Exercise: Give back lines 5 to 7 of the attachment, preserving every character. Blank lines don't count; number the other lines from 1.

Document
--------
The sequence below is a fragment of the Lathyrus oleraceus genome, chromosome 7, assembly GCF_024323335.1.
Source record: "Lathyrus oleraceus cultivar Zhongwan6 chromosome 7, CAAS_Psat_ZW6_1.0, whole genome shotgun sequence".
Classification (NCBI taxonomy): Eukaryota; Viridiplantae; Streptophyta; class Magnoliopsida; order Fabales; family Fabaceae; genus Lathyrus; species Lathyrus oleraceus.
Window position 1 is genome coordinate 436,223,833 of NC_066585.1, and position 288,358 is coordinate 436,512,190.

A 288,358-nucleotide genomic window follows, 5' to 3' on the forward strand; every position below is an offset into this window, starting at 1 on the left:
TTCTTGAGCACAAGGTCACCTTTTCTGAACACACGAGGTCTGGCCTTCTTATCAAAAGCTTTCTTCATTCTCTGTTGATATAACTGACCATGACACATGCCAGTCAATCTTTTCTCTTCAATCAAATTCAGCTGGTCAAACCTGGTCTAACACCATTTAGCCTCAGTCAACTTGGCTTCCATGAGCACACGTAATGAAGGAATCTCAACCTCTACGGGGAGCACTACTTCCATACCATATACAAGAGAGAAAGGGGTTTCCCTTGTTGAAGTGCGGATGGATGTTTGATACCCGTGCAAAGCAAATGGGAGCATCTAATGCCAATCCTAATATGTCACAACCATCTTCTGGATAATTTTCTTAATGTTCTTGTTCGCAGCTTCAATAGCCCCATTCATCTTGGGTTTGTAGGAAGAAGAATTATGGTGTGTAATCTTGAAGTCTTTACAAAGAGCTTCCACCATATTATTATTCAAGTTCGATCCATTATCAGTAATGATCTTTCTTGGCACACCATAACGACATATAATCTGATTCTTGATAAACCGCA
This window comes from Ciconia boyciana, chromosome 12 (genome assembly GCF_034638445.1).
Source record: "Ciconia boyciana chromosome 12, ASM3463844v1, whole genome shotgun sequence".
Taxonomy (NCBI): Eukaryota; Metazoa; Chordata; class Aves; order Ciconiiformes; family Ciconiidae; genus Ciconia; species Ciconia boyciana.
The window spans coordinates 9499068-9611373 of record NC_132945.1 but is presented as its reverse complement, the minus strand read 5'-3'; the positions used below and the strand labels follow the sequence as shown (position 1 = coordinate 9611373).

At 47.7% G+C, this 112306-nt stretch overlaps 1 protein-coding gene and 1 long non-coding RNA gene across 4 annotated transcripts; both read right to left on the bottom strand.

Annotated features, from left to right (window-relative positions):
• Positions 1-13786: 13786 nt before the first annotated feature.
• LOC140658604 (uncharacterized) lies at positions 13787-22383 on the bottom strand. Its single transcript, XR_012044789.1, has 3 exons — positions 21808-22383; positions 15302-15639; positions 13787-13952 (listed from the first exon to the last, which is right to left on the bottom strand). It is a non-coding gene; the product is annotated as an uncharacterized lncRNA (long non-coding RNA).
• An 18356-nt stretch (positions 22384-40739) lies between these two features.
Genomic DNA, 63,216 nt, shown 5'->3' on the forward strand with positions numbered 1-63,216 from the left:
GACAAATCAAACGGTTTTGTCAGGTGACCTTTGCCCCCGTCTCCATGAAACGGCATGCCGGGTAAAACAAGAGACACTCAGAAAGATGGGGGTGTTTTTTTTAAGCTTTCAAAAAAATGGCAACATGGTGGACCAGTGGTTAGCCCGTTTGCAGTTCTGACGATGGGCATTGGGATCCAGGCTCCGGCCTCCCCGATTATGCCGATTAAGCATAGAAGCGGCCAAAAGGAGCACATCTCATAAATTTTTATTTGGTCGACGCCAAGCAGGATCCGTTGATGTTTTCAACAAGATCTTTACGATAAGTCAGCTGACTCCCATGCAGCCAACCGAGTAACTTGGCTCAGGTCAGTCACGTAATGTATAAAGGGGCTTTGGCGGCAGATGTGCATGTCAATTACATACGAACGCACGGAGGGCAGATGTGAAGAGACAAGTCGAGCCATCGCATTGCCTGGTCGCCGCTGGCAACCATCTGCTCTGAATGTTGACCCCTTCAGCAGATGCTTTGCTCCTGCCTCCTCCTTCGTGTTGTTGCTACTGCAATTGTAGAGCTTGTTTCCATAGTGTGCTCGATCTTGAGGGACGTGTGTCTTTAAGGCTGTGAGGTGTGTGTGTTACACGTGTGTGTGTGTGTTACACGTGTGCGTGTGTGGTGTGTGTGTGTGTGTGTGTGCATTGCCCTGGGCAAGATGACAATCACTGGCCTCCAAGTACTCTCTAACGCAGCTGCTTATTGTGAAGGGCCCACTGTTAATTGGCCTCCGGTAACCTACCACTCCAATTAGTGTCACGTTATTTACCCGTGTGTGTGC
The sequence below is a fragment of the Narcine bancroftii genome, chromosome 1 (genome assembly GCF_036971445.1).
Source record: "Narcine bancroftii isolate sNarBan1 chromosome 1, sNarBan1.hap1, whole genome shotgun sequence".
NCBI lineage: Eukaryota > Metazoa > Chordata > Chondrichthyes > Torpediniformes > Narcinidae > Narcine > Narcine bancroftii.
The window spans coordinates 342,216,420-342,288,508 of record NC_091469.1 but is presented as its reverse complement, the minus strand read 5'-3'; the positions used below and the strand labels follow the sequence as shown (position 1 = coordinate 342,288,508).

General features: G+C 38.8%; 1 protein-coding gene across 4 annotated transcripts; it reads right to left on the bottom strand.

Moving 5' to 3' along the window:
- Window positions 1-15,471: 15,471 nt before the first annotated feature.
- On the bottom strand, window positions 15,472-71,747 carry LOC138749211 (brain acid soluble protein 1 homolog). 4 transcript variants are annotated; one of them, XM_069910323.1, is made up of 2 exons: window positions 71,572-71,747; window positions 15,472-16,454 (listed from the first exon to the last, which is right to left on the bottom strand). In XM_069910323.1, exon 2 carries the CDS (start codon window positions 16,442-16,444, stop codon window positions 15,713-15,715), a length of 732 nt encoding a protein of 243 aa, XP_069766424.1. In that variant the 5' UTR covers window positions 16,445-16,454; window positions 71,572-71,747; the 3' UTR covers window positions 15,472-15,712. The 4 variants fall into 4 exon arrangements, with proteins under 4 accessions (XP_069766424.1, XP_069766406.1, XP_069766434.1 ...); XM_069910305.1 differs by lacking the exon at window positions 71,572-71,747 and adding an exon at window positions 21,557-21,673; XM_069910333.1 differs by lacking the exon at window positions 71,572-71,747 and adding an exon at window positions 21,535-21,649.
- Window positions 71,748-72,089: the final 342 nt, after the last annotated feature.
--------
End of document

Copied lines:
A 288,358-nucleotide genomic window follows, 5' to 3' on the forward strand; every position below is an offset into this window, starting at 1 on the left:
TTCTTGAGCACAAGGTCACCTTTTCTGAACACACGAGGTCTGGCCTTCTTATCAAAAGCTTTCTTCATTCTCTGTTGATATAACTGACCATGACACATGCCAGTCAATCTTTTCTCTTCAATCAAATTCAGCTGGTCAAACCTGGTCTAACACCATTTAGCCTCAGTCAACTTGGCTTCCATGAGCACACGTAATGAAGGAATCTCAACCTCTACGGGGAGCACTACTTCCATACCATATACAAGAGAGAAAGGGGTTTCCCTTGTTGAAGTGCGGATGGATGTTTGATACCCGTGCAAAGCAAATGGGAGCATCTAATGCCAATCCTAATATGTCACAACCATCTTCTGGATAATTTTCTTAATGTTCTTGTTCGCAGCTTCAATAGCCCCATTCATCTTGGGTTTGTAGGAAGAAGAATTATGGTGTGTAATCTTGAAGTCTTTACAAAGAGCTTCCACCATATTATTATTCAAGTTCGATCCATTATCAGTAATGATCTTTCTTGGCACACCATAACGACATATAATCTGATTCTTGATAAACCGCA
This window comes from Ciconia boyciana, chromosome 12 (genome assembly GCF_034638445.1).